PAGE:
Wow, How Small You Are!

2012. december 14., péntek

Presiding Bishop Gusztáv Bölcskei shares his thoughts on where we can find our hope in a Christmas season that is defined each year by bigger, more spectacular and more glamorous, a phenomena that stands in stark contrast to Jesus’ humble beginning.

The first Christmas story is a story of a joyful birth even though it begins with a painful conflict. In this position, Joseph, a true man, felt that he could only do one thing: there is a problem, and I should solve it by separating our paths, ceasing our relation. But, he does not want to shame Mary, therefore, he decides to turn her away secretly. The angel must speak to him and say, „Do not dismiss her, but let her close to you. Do not send her away and leave her, but be her companion." Thus the child is born, the Savior. The one who came to fulfill what was promised by the prophets: God with us. He sends the Savior, who is for us, who does not reject us, but embraces us, who does not submit, but accepts us. He does not cut the ties, but instead, binds us to him.


The child is born, and here, we are truly amazed. Is this how God frees us? Is he the Savior? We imagine him somehow greater, more wonderful, more thrilling. But he is only a child, too small.


I recently heard a kind and very true story. A family invited three siblings to meet their newborn cousin. The smallest of the three, who was a „grown-up" compared to the newborn, was full of energy the entire time. She constantly ran over to the cradle where the baby was lying, and said, "Wow, how small you are!" She, who was always the smallest among her brothers and sisters, really enjoyed that there was someone even smaller. Somehow, this is how we are with Christmas. We say, „Happy Birthday, Jesus!" but also, „Wow, how small you are! Do you think you could do more? Do you think you could be a bit more spectacular, savior of the world?"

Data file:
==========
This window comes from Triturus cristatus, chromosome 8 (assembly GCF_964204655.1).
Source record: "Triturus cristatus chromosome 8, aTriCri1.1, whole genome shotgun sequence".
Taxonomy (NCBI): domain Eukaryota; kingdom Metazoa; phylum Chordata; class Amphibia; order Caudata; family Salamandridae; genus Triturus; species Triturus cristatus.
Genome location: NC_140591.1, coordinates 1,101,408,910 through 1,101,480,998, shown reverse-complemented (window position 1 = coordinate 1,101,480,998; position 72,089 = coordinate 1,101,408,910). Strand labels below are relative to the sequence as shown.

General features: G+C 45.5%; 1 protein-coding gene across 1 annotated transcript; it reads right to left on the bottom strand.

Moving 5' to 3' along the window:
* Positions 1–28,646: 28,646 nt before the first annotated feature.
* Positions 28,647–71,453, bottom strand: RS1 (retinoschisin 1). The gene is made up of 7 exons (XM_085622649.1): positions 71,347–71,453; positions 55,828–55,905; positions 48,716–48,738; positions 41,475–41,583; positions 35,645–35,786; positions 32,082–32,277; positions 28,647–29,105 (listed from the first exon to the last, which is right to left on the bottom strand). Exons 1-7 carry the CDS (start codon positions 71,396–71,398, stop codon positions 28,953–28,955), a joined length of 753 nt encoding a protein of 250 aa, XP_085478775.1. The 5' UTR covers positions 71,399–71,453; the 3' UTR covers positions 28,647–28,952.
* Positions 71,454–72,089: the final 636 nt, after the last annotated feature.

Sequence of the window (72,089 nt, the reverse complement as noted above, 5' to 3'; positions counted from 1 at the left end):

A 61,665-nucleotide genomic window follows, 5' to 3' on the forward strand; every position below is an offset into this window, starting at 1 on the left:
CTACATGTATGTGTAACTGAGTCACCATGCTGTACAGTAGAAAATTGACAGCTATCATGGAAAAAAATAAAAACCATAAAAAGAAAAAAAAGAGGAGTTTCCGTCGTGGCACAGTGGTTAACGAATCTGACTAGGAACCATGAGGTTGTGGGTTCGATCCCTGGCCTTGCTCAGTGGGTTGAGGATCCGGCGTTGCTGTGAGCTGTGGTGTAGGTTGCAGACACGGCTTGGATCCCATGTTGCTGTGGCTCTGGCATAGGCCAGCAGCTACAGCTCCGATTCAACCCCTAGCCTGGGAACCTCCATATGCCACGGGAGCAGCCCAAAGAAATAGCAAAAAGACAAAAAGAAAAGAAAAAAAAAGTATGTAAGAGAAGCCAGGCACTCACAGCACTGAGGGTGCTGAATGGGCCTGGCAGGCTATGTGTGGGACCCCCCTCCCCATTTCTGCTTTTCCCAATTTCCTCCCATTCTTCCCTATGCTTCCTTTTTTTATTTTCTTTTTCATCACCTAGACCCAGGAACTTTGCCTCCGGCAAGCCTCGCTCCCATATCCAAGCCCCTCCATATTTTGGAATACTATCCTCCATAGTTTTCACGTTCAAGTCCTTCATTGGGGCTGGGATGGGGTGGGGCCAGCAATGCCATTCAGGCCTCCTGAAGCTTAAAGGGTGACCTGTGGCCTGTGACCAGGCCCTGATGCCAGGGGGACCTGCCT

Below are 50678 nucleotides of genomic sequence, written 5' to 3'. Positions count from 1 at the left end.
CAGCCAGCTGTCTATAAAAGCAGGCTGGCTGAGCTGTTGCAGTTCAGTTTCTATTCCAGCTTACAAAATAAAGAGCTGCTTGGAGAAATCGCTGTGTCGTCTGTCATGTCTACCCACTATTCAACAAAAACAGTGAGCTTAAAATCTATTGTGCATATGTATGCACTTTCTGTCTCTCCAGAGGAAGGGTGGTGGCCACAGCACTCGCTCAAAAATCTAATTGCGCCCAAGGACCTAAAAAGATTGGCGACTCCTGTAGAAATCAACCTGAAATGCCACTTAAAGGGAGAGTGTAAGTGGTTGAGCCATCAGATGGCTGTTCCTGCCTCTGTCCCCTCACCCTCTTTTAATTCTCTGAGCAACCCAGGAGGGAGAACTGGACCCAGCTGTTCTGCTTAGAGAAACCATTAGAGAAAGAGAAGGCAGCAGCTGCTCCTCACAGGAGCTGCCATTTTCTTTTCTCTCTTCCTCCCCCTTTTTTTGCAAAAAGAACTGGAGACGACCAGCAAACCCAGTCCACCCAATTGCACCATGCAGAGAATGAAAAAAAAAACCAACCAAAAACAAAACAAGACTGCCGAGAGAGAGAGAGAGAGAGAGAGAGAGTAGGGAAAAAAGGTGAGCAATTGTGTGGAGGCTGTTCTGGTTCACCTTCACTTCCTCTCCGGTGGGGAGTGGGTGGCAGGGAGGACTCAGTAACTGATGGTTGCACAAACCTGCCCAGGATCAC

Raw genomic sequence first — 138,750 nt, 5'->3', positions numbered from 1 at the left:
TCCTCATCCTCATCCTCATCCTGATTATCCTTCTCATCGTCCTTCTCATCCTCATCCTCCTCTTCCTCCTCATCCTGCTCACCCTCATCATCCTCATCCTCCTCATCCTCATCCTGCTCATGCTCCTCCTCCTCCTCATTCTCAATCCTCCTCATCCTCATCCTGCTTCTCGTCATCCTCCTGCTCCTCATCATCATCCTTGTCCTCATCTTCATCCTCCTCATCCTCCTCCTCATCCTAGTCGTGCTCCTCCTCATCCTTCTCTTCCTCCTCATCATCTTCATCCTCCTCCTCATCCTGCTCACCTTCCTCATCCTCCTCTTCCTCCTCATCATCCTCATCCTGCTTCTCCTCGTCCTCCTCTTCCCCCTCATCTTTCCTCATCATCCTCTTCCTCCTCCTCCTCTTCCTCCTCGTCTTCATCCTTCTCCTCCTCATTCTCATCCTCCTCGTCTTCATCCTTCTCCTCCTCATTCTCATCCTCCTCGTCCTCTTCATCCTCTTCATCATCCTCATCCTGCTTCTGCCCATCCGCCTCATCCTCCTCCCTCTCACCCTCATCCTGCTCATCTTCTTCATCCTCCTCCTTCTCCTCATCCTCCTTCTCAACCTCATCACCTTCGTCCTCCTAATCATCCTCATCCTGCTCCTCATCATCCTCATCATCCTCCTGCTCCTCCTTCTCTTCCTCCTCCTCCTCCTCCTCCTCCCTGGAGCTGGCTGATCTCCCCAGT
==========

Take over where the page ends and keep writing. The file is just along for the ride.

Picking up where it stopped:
If we really want to see the child, we need to bend over him. This bowing gesture is the most beautiful Christmas wish. This is the gesture with which we realize and discover him. This bending motion touches our Christmas habits. We sit next to each other as family. We bend toward each other as we wish each a blessed holiday, and included in this bending is: God with us. It is included, that He wants us to stay close to Him, to remain in His Love, to be His. This is Christmas' real, human impulse, because, as long as we want to become bigger and stronger and more, Jesus the child, and Jesus the adult, is getting smaller and smaller for us. We put stools under ourselves, we climb steps, we put them under us and feel that we are getting larger.


But from there, He is no longer really visible. From there, we can no longer feel his proximity.There is no longer a feeling of the Savior's mercy and love. But the child was born, the child is here and asks, „Do you believe that I am here? Do you need me? Can you do anything without me?"The child is looking at us. This is our Christmas hope. The child looks at us, and does not always understands us, does not always know what we want, but the child watches us, and this is our hope. He also sees the way the world is this Christmas – not beautiful, not colored, but as it is. He sees desperate people who have lost all their hope, losing their jobs, because they have depreciated, because they are not enough EU-conformed. The child watches us, we only need to bend to him. Who wants to watch from a distance? There will not be Christmas for them, the distance is too great. There is no bending gesture, no experience of the saving power. But for those who can bow, it will be retained. The child is watching us, he sees us and this is our Christmas hope.


Gusztáv Bölcskei, Reformed Bishop of Transtibiscan Reformed Church District

Contact us

Click here if you are interested in twinning.

 

Reformed Church in Hungary

Address: H-1146 Budapest, Abonyi utca 21.   

PO Box: 1140 Budapest 70, Pf. 5

Phone/Fax: + 36 1 460 0708 

Email: oikumene@reformatus.hu





Our church through American eyes

 

We encourage you to read our  former GM intern Kearstin Bailey's blog about her time, spent in Hungary.